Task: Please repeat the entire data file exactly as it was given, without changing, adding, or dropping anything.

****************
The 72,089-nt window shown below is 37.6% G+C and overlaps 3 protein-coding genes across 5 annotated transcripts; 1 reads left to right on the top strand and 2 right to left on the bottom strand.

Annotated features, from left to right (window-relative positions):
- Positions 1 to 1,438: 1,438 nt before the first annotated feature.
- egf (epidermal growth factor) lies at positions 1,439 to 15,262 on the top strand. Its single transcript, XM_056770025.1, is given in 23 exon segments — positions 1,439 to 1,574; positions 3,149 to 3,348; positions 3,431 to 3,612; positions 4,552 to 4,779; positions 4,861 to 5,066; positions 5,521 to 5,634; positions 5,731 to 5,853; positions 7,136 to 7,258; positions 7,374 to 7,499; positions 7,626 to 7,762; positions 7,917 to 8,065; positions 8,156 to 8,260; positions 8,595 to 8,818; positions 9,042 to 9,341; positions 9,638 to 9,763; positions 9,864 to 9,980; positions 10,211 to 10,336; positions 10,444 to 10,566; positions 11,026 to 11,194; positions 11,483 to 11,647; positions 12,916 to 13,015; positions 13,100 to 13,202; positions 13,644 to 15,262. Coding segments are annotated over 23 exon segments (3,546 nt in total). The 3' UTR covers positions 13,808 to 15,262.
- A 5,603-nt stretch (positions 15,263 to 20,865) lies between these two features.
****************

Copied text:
The 72,089-nt window shown below is 37.6% G+C and overlaps 3 protein-coding genes across 5 annotated transcripts; 1 reads left to right on the top strand and 2 right to left on the bottom strand.

Annotated features, from left to right (window-relative positions):
- Positions 1 to 1,438: 1,438 nt before the first annotated feature.
- egf (epidermal growth factor) lies at positions 1,439 to 15,262 on the top strand. Its single transcript, XM_056770025.1, is given in 23 exon segments — positions 1,439 to 1,574; positions 3,149 to 3,348; positions 3,431 to 3,612; positions 4,552 to 4,779; positions 4,861 to 5,066; positions 5,521 to 5,634; positions 5,731 to 5,853; positions 7,136 to 7,258; positions 7,374 to 7,499; positions 7,626 to 7,762; positions 7,917 to 8,065; positions 8,156 to 8,260; positions 8,595 to 8,818; positions 9,042 to 9,341; positions 9,638 to 9,763; positions 9,864 to 9,980; positions 10,211 to 10,336; positions 10,444 to 10,566; positions 11,026 to 11,194; positions 11,483 to 11,647; positions 12,916 to 13,015; positions 13,100 to 13,202; positions 13,644 to 15,262. Coding segments are annotated over 23 exon segments (3,546 nt in total). The 3' UTR covers positions 13,808 to 15,262.
- A 5,603-nt stretch (positions 15,263 to 20,865) lies between these two features.